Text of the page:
Weather manipulation, cloud theft claims categorically denied

July 5, 2018 - 12:10

TEHRAN — Davood Parhizkar, director of Iran's Meteorological Organization (IMO), has categorically denied claims about weather manipulations to prevent rain in the country, and cloud theft, ISNA reported on Wednesday.

On July 2, head of the Civil Defense Organization Brigadier General Gholam Reza Jalali, said that a drastic drop in rain and snowfall in Iran seems “suspicious” and that "foreign interference is suspected to have played a role in climate change in Iran."

Jalali explained that scientific centers have confirmed the claim and blamed joined teams from Israel and one of the neighboring countries that make the clouds entering into Iran barren. “We are faced with the cases of cloud theft and snow theft," Jalali added. 

“The highlands of Afghanistan to the Mediterranean were studied, and the result was that all the highlands with the height of over 2,200 meters were covered with snow while our highlands were arid,” the general said. 

However, IMO’s director Parhizkar said that such claims about cloud theft have no scientific basis and that mankind cannot manipulate the climate.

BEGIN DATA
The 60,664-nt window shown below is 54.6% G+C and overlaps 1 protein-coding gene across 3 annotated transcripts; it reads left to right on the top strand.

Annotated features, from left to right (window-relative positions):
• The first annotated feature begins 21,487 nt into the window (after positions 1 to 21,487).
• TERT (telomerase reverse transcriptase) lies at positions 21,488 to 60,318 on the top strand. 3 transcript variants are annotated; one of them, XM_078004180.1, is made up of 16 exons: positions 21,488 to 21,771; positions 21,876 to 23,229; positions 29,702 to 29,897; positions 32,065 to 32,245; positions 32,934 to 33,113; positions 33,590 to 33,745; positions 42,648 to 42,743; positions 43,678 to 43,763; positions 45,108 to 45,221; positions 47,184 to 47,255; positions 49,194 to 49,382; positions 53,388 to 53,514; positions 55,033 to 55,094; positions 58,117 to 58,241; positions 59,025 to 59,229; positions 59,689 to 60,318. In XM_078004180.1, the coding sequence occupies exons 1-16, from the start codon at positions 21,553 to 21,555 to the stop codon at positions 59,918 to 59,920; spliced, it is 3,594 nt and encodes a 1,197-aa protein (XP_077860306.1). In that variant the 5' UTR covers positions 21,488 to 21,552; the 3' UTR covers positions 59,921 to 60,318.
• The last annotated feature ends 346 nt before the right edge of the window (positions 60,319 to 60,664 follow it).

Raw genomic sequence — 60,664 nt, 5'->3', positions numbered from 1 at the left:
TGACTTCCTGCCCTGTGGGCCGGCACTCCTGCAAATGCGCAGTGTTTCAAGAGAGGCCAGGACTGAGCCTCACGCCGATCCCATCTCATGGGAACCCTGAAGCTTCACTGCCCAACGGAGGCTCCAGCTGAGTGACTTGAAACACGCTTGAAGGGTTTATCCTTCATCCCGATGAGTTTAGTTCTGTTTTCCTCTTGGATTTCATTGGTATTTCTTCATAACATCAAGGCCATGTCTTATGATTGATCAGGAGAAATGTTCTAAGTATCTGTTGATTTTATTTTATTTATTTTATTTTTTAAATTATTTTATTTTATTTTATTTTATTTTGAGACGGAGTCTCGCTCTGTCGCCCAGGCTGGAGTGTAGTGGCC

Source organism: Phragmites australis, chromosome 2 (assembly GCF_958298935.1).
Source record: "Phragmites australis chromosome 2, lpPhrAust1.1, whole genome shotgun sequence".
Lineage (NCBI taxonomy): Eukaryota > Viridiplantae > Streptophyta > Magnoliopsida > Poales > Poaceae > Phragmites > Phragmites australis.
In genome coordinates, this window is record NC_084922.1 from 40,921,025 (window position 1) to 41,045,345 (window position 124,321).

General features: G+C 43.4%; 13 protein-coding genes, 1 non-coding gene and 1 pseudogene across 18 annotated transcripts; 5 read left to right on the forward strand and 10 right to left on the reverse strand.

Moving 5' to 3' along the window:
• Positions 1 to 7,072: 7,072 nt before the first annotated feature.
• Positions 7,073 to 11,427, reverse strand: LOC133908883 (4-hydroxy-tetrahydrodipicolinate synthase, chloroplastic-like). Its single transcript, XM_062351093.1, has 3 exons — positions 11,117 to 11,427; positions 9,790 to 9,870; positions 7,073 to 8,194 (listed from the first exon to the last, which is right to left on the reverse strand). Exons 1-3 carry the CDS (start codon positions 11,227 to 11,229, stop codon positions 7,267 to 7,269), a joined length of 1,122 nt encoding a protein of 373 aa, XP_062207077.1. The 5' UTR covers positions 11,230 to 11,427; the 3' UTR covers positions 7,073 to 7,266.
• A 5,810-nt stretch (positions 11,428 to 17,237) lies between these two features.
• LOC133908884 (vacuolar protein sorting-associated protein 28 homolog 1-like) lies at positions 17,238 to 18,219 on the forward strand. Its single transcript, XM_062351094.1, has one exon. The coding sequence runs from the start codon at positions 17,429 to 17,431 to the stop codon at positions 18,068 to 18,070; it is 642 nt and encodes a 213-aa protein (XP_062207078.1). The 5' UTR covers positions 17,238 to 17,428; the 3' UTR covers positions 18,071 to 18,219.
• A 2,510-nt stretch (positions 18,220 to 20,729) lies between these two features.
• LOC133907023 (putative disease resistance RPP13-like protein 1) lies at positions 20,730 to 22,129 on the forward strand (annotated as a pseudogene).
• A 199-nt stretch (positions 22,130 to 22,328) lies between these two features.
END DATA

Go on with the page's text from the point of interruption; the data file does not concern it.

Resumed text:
Recurrent drought spells in Iran are stemmed from climate change and temperature rise and not from other countries’ interference, he added. 

Climate change is not only causing problems for Iran and is a “global phenomenon” and its consequences occur in different forms worldwide, he highlighted.

Parhizkar went on to say that extreme weather events such as floods, storms and drought are all resulting from climate change. 

It’s been 11 years that mean precipitations have not meet normal levels nationwide and on the other hand destructive floods hit some regions every now and then and both are brought about by climate change, he said.

Scientifically speaking it is not possible to weaken to strengthen the precipitation systems, he noted, adding, those who make such claims should refer to the meteorological organization to prove their assumptions.

Late in June, Sadeq Ziaeian, director of the national center for drought and crisis management, affiliated to the meteorological organization, said all Iranian provinces experienced an average 0.8 degrees on the Celsius scale temperature rise over spring compared to the long-term mean. 


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